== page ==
IN A CROWDED auditorium [in Honduras after Hurricane Mitch] that served as a shelter for 900 people, the scarce supply of drinking water was kept in a bucket and labeled with a sign that said "Do not use your own cup." Five bored, mischievous children, however, could think of nothing better than to try to stick their cups in the water. Then one relief worker gave them a special assignment. "This water is very important," she said. "I need you to be the guardians of the water so that no one dips in their own glass." And they, feeling respected and needed, became the fierce, undaunted protectors of the water supply.
Similarly, countless Hondurans are saying, "If not us, then who?"—righting their relationship with themselves, assuming the task of rebuilding their homes and communities, recognizing that progress occurs when they participate. Women, who have never even valued their never-ending activity as work, are speaking up when the pay sheets are evaluated. "I planted a garden. I rebuilt the wall of my house. I earned my corn and beans."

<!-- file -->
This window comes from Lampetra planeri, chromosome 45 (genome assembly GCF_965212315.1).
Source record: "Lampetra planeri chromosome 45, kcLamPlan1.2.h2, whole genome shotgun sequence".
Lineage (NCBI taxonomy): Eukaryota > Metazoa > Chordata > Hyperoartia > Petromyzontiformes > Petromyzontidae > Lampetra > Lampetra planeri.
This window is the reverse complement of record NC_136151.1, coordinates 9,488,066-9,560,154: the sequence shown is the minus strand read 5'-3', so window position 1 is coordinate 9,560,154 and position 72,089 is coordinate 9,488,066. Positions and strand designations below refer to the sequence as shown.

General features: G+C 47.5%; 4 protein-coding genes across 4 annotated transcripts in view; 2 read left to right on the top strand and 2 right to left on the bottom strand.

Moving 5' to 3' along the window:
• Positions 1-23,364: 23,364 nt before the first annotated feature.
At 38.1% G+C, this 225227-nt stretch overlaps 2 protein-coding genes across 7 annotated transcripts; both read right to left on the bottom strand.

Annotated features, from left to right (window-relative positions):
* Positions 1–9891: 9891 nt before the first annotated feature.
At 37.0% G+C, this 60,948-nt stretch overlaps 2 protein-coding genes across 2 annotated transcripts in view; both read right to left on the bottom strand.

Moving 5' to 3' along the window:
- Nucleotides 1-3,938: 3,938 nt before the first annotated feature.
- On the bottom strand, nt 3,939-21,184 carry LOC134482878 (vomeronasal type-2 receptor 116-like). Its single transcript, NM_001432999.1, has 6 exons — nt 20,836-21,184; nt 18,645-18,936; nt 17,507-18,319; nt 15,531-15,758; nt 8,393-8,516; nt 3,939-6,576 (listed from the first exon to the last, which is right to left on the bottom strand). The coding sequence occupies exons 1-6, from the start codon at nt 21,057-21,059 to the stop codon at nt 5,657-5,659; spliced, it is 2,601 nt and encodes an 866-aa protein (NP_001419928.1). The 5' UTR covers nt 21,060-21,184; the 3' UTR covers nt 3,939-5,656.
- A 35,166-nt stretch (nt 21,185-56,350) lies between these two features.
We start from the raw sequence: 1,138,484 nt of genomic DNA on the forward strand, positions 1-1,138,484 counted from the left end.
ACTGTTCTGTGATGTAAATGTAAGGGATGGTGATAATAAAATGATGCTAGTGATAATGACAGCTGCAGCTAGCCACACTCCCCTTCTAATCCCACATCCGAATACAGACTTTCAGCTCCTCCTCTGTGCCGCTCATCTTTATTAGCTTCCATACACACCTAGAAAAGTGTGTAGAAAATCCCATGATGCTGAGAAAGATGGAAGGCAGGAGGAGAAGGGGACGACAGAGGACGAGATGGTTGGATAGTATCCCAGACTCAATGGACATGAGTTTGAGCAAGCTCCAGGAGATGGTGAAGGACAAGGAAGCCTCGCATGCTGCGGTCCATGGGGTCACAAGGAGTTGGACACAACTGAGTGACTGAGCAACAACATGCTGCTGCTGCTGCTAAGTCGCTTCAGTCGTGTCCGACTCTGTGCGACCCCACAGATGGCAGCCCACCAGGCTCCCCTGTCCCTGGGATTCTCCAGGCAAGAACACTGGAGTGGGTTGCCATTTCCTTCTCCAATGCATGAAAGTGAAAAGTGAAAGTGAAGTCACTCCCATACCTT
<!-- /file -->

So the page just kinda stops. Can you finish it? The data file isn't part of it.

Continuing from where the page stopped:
What other relationships are being righted? First, Hondurans of all stripes in communities marked by division and distrust are working together in local emergency committees: men and women, evangelicals and Catholics, Liberals and Nationalists—debating ideas, prioritizing projects, participating in work crews. Mutual support and mutual respect are the expression of Jubilee.
Jennifer Casolo was coordinator of the Women's Pastoral Center in San Isidro Labrador Parish in Tocoa Colon, Honduras, when this article appeared.
Image: Water bucket, Dawn Hudson / Shutterstock.com